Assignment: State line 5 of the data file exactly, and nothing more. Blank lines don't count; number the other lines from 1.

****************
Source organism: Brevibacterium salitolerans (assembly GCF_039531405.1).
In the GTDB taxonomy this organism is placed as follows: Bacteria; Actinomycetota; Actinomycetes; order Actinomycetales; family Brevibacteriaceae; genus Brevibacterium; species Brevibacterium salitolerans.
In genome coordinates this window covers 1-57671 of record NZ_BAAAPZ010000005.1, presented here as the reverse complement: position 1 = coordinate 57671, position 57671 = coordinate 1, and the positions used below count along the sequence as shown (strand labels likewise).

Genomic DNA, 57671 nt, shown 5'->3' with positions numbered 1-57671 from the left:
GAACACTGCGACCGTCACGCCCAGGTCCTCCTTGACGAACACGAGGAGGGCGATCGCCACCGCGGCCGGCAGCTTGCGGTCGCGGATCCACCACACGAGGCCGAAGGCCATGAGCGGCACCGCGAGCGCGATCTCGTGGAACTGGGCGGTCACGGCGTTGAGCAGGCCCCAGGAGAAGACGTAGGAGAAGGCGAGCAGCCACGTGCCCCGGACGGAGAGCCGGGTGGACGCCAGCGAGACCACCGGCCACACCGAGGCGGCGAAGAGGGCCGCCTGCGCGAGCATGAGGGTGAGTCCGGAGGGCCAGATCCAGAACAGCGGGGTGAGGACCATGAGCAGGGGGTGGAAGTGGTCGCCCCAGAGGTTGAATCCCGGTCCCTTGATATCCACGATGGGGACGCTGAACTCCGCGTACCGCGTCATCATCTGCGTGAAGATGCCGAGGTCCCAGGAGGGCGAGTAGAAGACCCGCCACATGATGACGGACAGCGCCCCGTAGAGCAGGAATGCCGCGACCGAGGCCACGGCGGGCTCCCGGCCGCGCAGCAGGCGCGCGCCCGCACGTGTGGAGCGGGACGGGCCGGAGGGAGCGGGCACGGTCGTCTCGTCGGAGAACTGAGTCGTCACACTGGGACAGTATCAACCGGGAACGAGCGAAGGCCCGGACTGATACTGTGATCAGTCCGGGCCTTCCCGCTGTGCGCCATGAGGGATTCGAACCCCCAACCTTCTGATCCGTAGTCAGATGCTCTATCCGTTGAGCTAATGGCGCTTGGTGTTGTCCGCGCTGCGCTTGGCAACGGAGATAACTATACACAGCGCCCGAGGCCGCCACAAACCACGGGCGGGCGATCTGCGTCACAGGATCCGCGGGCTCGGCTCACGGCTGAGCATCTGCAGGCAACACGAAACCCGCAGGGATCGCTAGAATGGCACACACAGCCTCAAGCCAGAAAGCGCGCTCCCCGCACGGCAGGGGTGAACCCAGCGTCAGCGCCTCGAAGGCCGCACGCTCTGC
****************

GAACACTGCGACCGTCACGCCCAGGTCCTCCTTGACGAACACGAGGAGGGCGATCGCCACCGCGGCCGGCAGCTTGCGGTCGCGGATCCACCACACGAGGCCGAAGGCCATGAGCGGCACCGCGAGCGCGATCTCGTGGAACTGGGCGGTCACGGCGTTGAGCAGGCCCCAGGAGAAGACGTAGGAGAAGGCGAGCAGCCACGTGCCCCGGACGGAGAGCCGGGTGGACGCCAGCGAGACCACCGGCCACACCGAGGCGGCGAAGAGGGCCGCCTGCGCGAGCATGAGGGTGAGTCCGGAGGGCCAGATCCAGAACAGCGGGGTGAGGACCATGAGCAGGGGGTGGAAGTGGTCGCCCCAGAGGTTGAATCCCGGTCCCTTGATATCCACGATGGGGACGCTGAACTCCGCGTACCGCGTCATCATCTGCGTGAAGATGCCGAGGTCCCAGGAGGGCGAGTAGAAGACCCGCCACATGATGACGGACAGCGCCCCGTAGAGCAGGAATGCCGCGACCGAGGCCACGGCGGGCTCCCGGCCGCGCAGCAGGCGCGCGCCCGCACGTGTGGAGCGGGACGGGCCGGAGGGAGCGGGCACGGTCGTCTCGTCGGAGAACTGAGTCGTCACACTGGGACAGTATCAACCGGGAACGAGCGAAGGCCCGGACTGATACTGTGATCAGTCCGGGCCTTCCCGCTGTGCGCCATGAGGGATTCGAACCCCCAACCTTCTGATCCGTAGTCAGATGCTCTATCCGTTGAGCTAATGGCGCTTGGTGTTGTCCGCGCTGCGCTTGGCAACGGAGATAACTATACACAGCGCCCGAGGCCGCCACAAACCACGGGCGGGCGATCTGCGTCACAGGATCCGCGGGCTCGGCTCACGGCTGAGCATCTGCAGGCAACACGAAACCCGCAGGGATCGCTAGAATGGCACACACAGCCTCAAGCCAGAAAGCGCGCTCCCCGCACGGCAGGGGTGAACCCAGCGTCAGCGCCTCGAAGGCCGCACGCTCTGC